To read the full opinion, please visit:
http://www.ca2.uscourts.gov/de...088e207c8f6/1/hilite/

Extended Summary: When the North Tower of the World Trade Center site collapsed on September 11, 2001 as a result of the terrorist attacks that morning, extensive fiery debris fell in the surrounding area, including onto the already-evacuated 7 World Trade Center Building ("7WTC"). The falling debris took chunks out of 7WTC and ignited extensive fires on multiple floors. Already dealing with the extensive loss of life of firefighters, and a damaged and limited water supply, the New York City Fire Department made the decision not to attempt to squelch the fire, instead establishing the area as a collapse zone. After burning for seven hours, 7WTC collapsed, destroying the Consolidated Edison Co. Of New York, Inc. ("Con Ed") electrical substation that sat underneath it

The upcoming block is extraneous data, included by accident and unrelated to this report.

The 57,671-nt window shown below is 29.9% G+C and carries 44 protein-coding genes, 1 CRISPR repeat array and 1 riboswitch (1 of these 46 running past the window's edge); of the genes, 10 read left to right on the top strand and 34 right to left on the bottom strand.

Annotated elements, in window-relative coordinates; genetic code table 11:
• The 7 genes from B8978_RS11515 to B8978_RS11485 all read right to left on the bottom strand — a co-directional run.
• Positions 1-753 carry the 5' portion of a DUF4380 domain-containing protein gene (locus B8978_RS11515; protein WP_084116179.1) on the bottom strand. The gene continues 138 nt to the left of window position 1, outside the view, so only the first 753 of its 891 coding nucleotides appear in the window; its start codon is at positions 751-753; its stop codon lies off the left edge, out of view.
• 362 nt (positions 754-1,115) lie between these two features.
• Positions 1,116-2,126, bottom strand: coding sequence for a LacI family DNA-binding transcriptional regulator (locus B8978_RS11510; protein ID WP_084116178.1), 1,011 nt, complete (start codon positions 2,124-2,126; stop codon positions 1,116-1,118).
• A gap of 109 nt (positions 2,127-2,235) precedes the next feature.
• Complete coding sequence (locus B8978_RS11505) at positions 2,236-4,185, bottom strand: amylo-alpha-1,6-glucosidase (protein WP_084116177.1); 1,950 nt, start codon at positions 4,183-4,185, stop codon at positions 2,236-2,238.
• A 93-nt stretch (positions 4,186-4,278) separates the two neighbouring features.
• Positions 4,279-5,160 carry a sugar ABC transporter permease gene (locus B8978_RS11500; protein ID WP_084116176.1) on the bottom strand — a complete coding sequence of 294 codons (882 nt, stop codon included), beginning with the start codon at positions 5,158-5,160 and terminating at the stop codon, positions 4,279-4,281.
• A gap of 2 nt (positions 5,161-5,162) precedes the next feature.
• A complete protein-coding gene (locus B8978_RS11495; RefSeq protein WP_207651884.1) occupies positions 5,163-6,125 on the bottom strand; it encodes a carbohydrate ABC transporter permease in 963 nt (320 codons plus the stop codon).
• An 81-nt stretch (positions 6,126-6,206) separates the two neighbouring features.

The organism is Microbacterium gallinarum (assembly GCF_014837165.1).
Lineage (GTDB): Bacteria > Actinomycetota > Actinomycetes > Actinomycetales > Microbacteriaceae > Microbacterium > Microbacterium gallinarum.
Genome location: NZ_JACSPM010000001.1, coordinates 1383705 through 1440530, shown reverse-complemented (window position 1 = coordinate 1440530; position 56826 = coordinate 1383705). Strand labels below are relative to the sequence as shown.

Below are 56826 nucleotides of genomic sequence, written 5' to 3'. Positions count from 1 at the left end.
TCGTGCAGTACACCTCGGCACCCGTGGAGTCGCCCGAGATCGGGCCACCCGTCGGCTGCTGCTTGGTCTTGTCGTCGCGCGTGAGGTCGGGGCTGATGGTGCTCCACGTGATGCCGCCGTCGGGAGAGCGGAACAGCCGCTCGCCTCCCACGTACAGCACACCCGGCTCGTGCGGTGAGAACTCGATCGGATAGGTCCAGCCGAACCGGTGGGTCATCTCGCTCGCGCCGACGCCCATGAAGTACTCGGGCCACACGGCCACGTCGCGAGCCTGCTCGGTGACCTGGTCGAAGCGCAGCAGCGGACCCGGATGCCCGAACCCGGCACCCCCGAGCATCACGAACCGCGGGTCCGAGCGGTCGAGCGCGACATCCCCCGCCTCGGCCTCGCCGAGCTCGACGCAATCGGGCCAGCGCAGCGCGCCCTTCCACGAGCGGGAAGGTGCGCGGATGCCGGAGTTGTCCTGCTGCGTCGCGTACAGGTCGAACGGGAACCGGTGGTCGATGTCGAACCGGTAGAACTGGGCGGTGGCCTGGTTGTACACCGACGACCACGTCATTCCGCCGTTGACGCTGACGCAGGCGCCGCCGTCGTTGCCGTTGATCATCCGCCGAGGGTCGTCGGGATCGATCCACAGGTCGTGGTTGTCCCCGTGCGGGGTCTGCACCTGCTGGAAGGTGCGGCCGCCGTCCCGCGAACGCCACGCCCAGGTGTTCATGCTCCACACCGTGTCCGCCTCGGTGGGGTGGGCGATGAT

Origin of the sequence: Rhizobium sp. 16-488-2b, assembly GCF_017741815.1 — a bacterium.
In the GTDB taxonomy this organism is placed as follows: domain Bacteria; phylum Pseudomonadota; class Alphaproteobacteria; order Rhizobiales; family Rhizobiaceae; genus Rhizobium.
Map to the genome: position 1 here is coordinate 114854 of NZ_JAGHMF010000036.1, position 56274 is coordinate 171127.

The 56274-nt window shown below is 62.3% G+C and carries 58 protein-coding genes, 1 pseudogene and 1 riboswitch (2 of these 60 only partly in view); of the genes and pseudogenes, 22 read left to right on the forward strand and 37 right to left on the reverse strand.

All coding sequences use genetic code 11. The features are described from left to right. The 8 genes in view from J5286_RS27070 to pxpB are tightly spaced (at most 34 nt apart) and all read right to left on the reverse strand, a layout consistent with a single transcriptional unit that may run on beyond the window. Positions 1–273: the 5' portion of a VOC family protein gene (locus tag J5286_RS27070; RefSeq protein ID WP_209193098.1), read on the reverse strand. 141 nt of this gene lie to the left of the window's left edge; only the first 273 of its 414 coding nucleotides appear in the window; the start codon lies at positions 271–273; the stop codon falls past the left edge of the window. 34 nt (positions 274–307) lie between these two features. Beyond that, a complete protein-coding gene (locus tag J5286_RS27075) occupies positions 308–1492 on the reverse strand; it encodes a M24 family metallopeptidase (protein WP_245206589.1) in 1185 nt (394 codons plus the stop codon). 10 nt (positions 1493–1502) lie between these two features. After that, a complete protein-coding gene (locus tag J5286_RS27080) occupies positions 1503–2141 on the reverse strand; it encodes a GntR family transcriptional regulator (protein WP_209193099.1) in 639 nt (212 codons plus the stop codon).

Con Ed and its insurers sued New York City, the Port Authority, 7 World Trade Company, L.P., Silverstein Development Corp., Silverstein Properties, Inc., Tishman Construction Corporation ("Tishman"), and Office of Irwin G. Cantor P.C., ("Cantor)" (collectively, the "defendants"), the designers, builders, and operators, of 7WTC, alleging that their negligence caused the building to collapse. After the United States District Court for the Southern District of New York dismissed the claims against New York City and Port Authority, defendants Tishman, and Cantor, and others, moved to dismiss the complaint for failure to state a claim. The district court granted the motion on the ground that these defendants owed no duty of care to Con Ed. Con Ed subsequently filed a second amended complaint and defendant 7 World Trade Company moved for summary judgment. In its opposition, Con Ed argued that 7WTC had been negligently designed and constructed and submitted opinions from multiple experts asserting that, had 7WTC been properly designed and constructed, it would have survived the September 11, 2001 events. Defendant 7 World Trade Company did not submit expert reports to counter those submitted by Con Ed, and none were requested by the District Court. The district court granted summary judgment to 7 World Trade Company, holding no duty of care was owed to Con Ed and the "improbable and attenuated chain of events" leading to the collapse following the September 11 terrorist attacks were not foreseeable to the defendant. Con Ed appealed the order dismissing the claims against Tishman and Cantor and the later order granting summary judgment to 7 World Trade Company.